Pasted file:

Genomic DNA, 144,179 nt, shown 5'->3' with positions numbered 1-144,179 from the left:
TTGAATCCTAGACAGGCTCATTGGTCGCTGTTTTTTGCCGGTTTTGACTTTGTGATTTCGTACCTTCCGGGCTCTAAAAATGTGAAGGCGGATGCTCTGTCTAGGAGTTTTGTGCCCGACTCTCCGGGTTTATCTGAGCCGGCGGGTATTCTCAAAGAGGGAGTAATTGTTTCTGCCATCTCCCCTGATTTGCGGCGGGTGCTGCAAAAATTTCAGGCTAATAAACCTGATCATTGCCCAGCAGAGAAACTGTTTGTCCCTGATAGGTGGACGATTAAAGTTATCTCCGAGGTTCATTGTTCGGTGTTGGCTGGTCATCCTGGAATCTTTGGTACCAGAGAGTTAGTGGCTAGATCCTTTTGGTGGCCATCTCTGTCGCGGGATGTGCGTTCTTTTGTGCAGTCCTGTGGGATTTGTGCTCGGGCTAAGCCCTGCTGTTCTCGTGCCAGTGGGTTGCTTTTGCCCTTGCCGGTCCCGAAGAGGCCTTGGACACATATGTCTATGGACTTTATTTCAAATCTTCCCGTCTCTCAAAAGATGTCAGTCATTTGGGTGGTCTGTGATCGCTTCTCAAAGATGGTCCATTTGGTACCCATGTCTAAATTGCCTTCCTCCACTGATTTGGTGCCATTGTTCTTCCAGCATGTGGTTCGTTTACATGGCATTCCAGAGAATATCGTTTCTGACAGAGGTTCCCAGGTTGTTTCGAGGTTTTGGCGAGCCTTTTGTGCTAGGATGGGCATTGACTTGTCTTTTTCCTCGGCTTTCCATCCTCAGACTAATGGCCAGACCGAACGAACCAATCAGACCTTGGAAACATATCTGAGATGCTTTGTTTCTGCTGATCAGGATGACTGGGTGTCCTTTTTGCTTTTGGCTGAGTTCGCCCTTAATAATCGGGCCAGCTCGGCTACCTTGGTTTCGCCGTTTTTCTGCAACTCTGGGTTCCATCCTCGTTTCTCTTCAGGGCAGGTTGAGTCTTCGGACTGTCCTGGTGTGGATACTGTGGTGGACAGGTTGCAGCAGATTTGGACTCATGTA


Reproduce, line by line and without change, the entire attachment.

Genomic DNA, 144,179 nt, shown 5'->3' with positions numbered 1-144,179 from the left:
TTGAATCCTAGACAGGCTCATTGGTCGCTGTTTTTTGCCGGTTTTGACTTTGTGATTTCGTACCTTCCGGGCTCTAAAAATGTGAAGGCGGATGCTCTGTCTAGGAGTTTTGTGCCCGACTCTCCGGGTTTATCTGAGCCGGCGGGTATTCTCAAAGAGGGAGTAATTGTTTCTGCCATCTCCCCTGATTTGCGGCGGGTGCTGCAAAAATTTCAGGCTAATAAACCTGATCATTGCCCAGCAGAGAAACTGTTTGTCCCTGATAGGTGGACGATTAAAGTTATCTCCGAGGTTCATTGTTCGGTGTTGGCTGGTCATCCTGGAATCTTTGGTACCAGAGAGTTAGTGGCTAGATCCTTTTGGTGGCCATCTCTGTCGCGGGATGTGCGTTCTTTTGTGCAGTCCTGTGGGATTTGTGCTCGGGCTAAGCCCTGCTGTTCTCGTGCCAGTGGGTTGCTTTTGCCCTTGCCGGTCCCGAAGAGGCCTTGGACACATATGTCTATGGACTTTATTTCAAATCTTCCCGTCTCTCAAAAGATGTCAGTCATTTGGGTGGTCTGTGATCGCTTCTCAAAGATGGTCCATTTGGTACCCATGTCTAAATTGCCTTCCTCCACTGATTTGGTGCCATTGTTCTTCCAGCATGTGGTTCGTTTACATGGCATTCCAGAGAATATCGTTTCTGACAGAGGTTCCCAGGTTGTTTCGAGGTTTTGGCGAGCCTTTTGTGCTAGGATGGGCATTGACTTGTCTTTTTCCTCGGCTTTCCATCCTCAGACTAATGGCCAGACCGAACGAACCAATCAGACCTTGGAAACATATCTGAGATGCTTTGTTTCTGCTGATCAGGATGACTGGGTGTCCTTTTTGCTTTTGGCTGAGTTCGCCCTTAATAATCGGGCCAGCTCGGCTACCTTGGTTTCGCCGTTTTTCTGCAACTCTGGGTTCCATCCTCGTTTCTCTTCAGGGCAGGTTGAGTCTTCGGACTGTCCTGGTGTGGATACTGTGGTGGACAGGTTGCAGCAGATTTGGACTCATGTA